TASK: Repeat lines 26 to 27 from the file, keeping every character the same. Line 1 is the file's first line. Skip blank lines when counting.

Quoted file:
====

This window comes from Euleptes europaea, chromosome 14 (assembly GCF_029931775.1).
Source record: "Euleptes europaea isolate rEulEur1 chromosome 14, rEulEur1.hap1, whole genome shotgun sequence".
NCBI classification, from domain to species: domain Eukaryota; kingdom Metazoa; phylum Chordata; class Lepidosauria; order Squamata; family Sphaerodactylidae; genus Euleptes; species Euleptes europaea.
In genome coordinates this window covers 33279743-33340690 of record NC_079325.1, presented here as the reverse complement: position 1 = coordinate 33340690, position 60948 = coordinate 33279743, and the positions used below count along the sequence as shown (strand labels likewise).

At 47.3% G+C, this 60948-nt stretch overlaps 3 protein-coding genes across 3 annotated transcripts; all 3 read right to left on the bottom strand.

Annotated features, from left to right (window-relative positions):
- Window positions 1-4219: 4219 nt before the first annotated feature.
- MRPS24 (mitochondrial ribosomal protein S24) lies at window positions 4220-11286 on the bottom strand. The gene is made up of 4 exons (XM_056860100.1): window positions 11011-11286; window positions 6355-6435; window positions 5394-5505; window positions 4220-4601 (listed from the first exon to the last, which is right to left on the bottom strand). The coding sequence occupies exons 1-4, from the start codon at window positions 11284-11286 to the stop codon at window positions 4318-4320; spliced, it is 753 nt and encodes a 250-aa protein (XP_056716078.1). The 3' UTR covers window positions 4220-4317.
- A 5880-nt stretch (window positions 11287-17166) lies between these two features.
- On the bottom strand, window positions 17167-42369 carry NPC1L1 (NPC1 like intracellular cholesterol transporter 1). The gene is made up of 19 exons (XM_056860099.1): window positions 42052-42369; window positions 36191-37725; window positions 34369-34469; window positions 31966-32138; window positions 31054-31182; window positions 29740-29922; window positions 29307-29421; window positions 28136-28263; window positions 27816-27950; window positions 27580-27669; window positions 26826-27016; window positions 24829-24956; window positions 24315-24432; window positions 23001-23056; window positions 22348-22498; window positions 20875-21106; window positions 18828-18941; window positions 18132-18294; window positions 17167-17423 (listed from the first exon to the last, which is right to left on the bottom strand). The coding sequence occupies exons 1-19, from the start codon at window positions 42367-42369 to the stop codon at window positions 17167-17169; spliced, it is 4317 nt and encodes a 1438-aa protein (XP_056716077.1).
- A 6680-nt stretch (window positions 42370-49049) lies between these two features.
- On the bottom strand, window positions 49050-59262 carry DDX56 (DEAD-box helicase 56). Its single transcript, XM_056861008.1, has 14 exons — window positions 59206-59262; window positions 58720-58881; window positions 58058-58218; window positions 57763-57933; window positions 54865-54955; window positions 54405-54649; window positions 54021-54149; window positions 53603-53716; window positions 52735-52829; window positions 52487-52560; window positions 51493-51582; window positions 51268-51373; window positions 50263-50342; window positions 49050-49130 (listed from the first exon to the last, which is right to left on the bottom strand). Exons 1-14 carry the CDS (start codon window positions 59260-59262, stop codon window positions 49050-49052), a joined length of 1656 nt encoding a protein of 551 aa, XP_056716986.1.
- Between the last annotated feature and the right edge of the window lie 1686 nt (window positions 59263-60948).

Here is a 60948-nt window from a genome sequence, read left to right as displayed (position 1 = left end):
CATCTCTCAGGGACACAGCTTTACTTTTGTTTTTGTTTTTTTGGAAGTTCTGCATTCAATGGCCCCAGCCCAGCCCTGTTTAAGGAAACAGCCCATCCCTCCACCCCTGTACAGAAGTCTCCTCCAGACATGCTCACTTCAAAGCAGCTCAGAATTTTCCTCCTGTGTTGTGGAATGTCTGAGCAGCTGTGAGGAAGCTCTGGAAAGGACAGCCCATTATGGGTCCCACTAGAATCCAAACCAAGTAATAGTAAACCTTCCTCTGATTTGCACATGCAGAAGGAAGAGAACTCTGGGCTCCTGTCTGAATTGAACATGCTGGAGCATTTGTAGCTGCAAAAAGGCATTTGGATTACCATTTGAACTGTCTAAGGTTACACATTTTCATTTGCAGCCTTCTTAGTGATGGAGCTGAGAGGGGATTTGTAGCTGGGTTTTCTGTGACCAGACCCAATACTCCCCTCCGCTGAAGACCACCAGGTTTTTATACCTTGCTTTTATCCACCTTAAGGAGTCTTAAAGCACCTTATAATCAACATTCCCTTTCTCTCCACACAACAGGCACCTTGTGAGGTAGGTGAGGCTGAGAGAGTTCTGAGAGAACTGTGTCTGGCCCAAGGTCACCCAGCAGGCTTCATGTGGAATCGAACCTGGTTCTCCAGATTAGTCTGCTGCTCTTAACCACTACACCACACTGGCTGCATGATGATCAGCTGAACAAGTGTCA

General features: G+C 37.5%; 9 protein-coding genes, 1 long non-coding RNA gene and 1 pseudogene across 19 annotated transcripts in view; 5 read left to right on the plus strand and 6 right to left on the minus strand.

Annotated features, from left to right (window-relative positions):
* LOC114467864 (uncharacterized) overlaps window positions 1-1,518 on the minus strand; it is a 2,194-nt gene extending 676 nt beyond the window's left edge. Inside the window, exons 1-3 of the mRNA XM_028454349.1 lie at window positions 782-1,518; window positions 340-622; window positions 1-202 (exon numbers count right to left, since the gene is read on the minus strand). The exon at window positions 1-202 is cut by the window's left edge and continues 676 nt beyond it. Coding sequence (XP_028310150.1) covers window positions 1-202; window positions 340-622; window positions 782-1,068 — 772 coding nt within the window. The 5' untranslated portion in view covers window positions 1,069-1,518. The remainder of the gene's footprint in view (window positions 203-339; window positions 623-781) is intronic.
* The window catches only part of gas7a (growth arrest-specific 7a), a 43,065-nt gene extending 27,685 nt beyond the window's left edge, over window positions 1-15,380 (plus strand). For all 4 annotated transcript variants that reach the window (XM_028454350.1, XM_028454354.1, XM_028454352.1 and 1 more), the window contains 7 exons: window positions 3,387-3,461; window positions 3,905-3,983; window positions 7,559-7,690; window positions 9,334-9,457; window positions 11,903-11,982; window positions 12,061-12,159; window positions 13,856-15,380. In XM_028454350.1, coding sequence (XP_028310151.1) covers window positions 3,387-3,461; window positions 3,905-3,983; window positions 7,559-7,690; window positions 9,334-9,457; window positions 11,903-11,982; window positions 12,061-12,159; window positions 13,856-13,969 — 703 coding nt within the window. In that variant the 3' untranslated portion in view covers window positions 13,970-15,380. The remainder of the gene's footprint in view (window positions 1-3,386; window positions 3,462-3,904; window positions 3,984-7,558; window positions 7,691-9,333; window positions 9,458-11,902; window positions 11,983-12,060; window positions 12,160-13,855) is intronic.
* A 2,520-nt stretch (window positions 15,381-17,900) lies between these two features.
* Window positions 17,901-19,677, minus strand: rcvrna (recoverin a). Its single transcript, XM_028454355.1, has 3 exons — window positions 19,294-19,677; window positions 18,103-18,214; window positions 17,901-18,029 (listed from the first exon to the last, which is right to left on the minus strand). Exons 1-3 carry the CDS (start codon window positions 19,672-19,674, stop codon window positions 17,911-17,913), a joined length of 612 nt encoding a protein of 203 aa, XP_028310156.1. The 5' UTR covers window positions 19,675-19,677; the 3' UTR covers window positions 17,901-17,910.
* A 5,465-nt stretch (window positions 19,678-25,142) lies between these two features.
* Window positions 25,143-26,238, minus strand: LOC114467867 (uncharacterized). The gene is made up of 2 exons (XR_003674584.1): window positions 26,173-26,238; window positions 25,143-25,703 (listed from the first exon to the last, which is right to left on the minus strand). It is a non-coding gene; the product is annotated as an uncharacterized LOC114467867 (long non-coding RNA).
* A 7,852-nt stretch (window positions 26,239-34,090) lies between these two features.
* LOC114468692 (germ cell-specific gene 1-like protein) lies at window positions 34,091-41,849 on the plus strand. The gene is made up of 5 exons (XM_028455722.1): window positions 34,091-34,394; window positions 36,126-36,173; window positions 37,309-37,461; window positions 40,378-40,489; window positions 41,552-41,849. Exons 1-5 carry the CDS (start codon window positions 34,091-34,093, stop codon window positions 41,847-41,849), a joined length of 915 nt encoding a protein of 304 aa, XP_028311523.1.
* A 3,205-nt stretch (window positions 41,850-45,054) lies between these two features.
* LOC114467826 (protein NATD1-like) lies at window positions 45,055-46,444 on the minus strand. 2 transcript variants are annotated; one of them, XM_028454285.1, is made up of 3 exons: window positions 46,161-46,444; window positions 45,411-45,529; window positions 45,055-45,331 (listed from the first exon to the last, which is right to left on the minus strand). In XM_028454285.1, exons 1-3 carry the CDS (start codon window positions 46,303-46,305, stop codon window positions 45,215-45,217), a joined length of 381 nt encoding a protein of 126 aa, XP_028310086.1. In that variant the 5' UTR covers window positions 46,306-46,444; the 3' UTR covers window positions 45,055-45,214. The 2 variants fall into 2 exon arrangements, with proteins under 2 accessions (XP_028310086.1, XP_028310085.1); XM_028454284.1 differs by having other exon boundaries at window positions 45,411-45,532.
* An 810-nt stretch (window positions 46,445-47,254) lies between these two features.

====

* A 3,205-nt stretch (window positions 41,850-45,054) lies between these two features.
* LOC114467826 (protein NATD1-like) lies at window positions 45,055-46,444 on the minus strand. 2 transcript variants are annotated; one of them, XM_028454285.1, is made up of 3 exons: window positions 46,161-46,444; window positions 45,411-45,529; window positions 45,055-45,331 (listed from the first exon to the last, which is right to left on the minus strand). In XM_028454285.1, exons 1-3 carry the CDS (start codon window positions 46,303-46,305, stop codon window positions 45,215-45,217), a joined length of 381 nt encoding a protein of 126 aa, XP_028310086.1. In that variant the 5' UTR covers window positions 46,306-46,444; the 3' UTR covers window positions 45,055-45,214. The 2 variants fall into 2 exon arrangements, with proteins under 2 accessions (XP_028310086.1, XP_028310085.1); XM_028454284.1 differs by having other exon boundaries at window positions 45,411-45,532.